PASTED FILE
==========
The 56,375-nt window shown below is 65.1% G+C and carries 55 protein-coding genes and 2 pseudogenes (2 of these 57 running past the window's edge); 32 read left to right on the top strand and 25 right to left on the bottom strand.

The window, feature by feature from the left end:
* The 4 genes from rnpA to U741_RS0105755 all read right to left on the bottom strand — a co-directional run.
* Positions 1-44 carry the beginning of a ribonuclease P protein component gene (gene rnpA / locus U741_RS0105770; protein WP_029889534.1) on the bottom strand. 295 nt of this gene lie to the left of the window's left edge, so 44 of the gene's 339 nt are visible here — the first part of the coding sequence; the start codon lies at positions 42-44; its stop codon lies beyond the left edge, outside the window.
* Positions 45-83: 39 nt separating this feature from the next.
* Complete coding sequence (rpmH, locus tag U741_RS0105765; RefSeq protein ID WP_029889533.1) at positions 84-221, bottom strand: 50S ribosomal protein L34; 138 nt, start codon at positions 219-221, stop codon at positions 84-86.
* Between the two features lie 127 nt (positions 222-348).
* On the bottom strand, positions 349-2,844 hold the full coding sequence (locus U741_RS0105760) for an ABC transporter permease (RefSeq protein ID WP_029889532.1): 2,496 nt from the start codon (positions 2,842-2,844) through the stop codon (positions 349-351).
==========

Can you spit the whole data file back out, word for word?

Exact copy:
The 56,375-nt window shown below is 65.1% G+C and carries 55 protein-coding genes and 2 pseudogenes (2 of these 57 running past the window's edge); 32 read left to right on the top strand and 25 right to left on the bottom strand.

The window, feature by feature from the left end:
* The 4 genes from rnpA to U741_RS0105755 all read right to left on the bottom strand — a co-directional run.
* Positions 1-44 carry the beginning of a ribonuclease P protein component gene (gene rnpA / locus U741_RS0105770; protein WP_029889534.1) on the bottom strand. 295 nt of this gene lie to the left of the window's left edge, so 44 of the gene's 339 nt are visible here — the first part of the coding sequence; the start codon lies at positions 42-44; its stop codon lies beyond the left edge, outside the window.
* Positions 45-83: 39 nt separating this feature from the next.
* Complete coding sequence (rpmH, locus tag U741_RS0105765; RefSeq protein ID WP_029889533.1) at positions 84-221, bottom strand: 50S ribosomal protein L34; 138 nt, start codon at positions 219-221, stop codon at positions 84-86.
* Between the two features lie 127 nt (positions 222-348).
* On the bottom strand, positions 349-2,844 hold the full coding sequence (locus U741_RS0105760) for an ABC transporter permease (RefSeq protein ID WP_029889532.1): 2,496 nt from the start codon (positions 2,842-2,844) through the stop codon (positions 349-351).